Legal Updates

Not Guilty is Not The Same as Innocent

handcuffs with keysThe difference between “Not Guilty” and “Innocent” in Pennsylvania is a distinction with a difference.  To be found Not Guilty by a judge or jury is not to be found Innocent.  Sometimes, it’s sensible to plead Not Guilty where you may not be entirely innocent.  Here are three examples where you should consider entering a plea of “Not Guilty” where you’re not entirely innocent.

1. The District Attorney Has Thrown The Book At You

In some instances, the District Attorney charges the defendant with every criminal offense at their disposal.  A man accused of punching their neighbor may be charge with not only Simple Assault, but also Recklessly Endangering Another Person, Aggravated Assault, Terroristic Threats, and Harassment.  Even if you are guilty of punching your neighbor, you are probable not guilty of Aggravated Assault.  Therefore, it makes sense to plead “Not Guilty” and fight the charge.

2. The Police Fabricated Evidence or Obtained Evidence Illegally

The Supreme Court of Pennsylvania has a harsh punishment for police misconduct.  Evidence that is unlawfully obtained is usually inadmissible at trial.  (In some circumstances it may be admissible).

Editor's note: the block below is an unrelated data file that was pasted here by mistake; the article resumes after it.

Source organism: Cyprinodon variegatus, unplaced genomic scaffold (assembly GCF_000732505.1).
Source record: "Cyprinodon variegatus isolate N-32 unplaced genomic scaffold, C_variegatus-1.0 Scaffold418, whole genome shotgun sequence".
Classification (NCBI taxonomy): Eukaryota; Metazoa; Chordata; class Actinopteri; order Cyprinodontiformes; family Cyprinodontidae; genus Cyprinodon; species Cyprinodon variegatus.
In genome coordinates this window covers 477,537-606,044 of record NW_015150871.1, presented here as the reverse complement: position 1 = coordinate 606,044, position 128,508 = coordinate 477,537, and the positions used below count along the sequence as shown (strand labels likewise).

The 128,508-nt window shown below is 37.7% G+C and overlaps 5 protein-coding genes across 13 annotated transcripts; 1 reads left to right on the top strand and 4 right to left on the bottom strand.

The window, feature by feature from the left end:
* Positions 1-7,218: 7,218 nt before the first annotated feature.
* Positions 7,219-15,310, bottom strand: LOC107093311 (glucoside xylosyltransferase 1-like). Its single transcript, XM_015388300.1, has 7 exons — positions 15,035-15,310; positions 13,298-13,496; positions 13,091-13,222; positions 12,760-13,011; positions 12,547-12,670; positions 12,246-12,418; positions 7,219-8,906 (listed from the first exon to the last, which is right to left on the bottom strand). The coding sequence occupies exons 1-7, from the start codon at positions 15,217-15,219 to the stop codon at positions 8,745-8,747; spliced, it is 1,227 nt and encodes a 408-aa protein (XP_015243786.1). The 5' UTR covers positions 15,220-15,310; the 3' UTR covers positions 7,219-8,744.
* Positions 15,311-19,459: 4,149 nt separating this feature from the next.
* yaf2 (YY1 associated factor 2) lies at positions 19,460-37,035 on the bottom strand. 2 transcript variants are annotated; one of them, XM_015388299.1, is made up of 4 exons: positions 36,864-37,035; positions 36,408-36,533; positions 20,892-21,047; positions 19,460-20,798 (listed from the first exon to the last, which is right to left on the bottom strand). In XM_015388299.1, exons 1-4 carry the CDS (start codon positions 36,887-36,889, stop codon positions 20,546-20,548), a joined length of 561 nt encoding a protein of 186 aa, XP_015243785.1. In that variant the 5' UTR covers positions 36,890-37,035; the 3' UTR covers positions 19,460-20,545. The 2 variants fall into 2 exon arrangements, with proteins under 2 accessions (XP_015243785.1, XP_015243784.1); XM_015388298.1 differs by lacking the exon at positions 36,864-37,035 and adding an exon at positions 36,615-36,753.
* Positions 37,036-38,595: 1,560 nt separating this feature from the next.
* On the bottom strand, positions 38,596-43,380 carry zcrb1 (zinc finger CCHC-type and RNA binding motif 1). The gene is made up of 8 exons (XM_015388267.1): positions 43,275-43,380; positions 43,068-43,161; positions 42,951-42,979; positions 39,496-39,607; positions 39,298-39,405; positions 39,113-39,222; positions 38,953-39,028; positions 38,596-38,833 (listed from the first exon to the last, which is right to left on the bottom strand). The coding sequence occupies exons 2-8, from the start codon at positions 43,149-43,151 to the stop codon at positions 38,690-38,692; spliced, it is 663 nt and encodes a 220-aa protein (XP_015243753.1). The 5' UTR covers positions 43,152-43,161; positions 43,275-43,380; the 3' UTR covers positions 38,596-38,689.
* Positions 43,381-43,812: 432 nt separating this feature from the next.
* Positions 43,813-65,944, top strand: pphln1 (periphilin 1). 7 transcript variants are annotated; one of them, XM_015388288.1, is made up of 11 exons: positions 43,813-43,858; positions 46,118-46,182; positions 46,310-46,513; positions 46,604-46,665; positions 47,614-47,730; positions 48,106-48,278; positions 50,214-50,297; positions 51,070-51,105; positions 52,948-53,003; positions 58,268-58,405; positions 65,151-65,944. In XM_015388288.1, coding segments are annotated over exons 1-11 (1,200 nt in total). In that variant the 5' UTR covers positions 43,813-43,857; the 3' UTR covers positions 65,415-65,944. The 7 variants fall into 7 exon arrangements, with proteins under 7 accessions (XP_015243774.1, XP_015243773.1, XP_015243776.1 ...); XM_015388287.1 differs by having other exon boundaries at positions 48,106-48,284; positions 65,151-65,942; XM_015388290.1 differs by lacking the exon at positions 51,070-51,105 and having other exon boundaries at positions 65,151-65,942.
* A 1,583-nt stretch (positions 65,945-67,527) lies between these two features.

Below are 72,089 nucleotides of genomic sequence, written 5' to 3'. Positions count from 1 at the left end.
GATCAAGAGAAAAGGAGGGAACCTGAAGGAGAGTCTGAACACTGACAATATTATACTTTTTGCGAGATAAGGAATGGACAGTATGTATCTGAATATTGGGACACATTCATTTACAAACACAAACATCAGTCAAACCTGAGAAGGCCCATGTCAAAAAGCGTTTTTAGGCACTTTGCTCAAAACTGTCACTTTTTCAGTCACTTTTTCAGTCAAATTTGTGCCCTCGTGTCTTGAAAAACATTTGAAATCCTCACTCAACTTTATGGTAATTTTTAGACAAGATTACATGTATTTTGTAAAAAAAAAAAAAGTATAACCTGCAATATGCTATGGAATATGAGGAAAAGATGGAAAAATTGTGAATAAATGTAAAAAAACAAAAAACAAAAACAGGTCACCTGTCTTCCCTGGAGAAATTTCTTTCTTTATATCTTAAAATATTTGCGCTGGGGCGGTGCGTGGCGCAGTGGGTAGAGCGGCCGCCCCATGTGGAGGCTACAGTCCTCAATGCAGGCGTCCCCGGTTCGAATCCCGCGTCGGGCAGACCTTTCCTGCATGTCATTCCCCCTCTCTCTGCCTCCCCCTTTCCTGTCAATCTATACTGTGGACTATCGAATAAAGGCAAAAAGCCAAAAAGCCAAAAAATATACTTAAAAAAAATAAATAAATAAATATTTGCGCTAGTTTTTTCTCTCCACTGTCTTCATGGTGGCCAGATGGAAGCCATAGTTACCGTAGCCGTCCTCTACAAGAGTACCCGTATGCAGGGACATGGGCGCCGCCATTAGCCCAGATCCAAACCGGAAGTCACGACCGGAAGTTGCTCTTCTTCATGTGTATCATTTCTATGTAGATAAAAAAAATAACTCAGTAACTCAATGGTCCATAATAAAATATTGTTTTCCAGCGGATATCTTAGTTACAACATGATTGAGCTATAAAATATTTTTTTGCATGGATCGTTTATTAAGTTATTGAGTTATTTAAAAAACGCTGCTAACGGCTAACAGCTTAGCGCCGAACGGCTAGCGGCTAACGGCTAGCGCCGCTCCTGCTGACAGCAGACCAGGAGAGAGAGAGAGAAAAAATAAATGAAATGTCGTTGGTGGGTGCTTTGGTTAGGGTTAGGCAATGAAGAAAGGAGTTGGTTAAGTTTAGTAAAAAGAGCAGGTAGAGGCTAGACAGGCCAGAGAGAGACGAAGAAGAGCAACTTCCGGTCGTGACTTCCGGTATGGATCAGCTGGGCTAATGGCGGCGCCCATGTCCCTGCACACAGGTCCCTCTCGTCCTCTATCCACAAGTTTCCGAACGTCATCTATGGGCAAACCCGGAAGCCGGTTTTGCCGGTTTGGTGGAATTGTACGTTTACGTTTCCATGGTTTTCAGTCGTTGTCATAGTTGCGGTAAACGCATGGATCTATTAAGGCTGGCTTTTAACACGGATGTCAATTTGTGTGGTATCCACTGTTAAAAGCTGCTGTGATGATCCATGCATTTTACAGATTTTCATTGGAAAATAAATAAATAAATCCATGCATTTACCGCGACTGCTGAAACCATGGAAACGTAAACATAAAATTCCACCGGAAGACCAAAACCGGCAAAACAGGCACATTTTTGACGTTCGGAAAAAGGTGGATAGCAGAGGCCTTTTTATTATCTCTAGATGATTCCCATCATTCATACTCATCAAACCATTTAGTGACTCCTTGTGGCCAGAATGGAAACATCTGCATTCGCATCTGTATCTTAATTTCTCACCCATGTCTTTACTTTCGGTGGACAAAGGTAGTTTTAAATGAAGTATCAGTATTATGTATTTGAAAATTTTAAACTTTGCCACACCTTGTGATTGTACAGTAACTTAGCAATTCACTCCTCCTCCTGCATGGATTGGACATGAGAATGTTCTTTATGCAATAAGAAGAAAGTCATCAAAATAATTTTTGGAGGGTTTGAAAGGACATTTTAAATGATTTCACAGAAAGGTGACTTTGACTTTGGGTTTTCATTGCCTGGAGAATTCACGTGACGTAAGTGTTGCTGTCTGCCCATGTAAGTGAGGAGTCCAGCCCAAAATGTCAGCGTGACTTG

Let’s say you are charged with Driving Under The Influence – First Offense.  In our hypothetical, the police stopped you without cause.  During this unlawful car stop they discovered you were drunk.  In this highly generalized situation, it may make sense to plead Not Guilty.  After you plead Not Guilty, you can litigate a motion to suppress the evidence under Article 1, Section 8 of the Pennsylvania Constitution.  If this evidence is suppressed, then the State may be unable to prove its case against you.

 

3. The State is Prosecuting You For The Wrong Criminal Act

The defendant should strongly consider a “Not Guilty” plea where charged with the wrong offense.  If you are present at the scene of a crime, you may have less guilt than the primary actor.  You may not have conspired to commit the acts of which you are being accused.

An important underlying principle to remember is: the state has the burden of proof and the defendant has a presumption of innocence.  The fact finder must begin the trial with the presumption the defendant is “Not Guilty.”  This does not mean the defendant is innocent.

Speak with a Philadelphia criminal defense lawyer for more information.